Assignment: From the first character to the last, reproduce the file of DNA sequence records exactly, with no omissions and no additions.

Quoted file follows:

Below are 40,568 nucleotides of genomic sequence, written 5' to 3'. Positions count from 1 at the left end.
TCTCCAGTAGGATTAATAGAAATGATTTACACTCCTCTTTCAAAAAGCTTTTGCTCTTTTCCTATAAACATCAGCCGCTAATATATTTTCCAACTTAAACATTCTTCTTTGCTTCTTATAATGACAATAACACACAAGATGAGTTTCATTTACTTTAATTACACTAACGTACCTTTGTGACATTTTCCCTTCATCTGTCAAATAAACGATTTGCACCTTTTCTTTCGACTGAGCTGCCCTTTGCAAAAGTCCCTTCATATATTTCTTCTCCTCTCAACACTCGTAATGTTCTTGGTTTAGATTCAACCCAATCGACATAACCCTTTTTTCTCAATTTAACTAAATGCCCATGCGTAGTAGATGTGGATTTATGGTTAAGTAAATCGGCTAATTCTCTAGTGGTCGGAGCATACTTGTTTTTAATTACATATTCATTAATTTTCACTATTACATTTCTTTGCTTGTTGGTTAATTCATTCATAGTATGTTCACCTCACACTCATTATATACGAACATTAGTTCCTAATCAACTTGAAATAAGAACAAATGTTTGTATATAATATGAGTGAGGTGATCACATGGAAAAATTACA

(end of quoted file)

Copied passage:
Below are 40,568 nucleotides of genomic sequence, written 5' to 3'. Positions count from 1 at the left end.
TCTCCAGTAGGATTAATAGAAATGATTTACACTCCTCTTTCAAAAAGCTTTTGCTCTTTTCCTATAAACATCAGCCGCTAATATATTTTCCAACTTAAACATTCTTCTTTGCTTCTTATAATGACAATAACACACAAGATGAGTTTCATTTACTTTAATTACACTAACGTACCTTTGTGACATTTTCCCTTCATCTGTCAAATAAACGATTTGCACCTTTTCTTTCGACTGAGCTGCCCTTTGCAAAAGTCCCTTCATATATTTCTTCTCCTCTCAACACTCGTAATGTTCTTGGTTTAGATTCAACCCAATCGACATAACCCTTTTTTCTCAATTTAACTAAATGCCCATGCGTAGTAGATGTGGATTTATGGTTAAGTAAATCGGCTAATTCTCTAGTGGTCGGAGCATACTTGTTTTTAATTACATATTCATTAATTTTCACTATTACATTTCTTTGCTTGTTGGTTAATTCATTCATAGTATGTTCACCTCACACTCATTATATACGAACATTAGTTCCTAATCAACTTGAAATAAGAACAAATGTTTGTATATAATATGAGTGAGGTGATCACATGGAAAAATTACA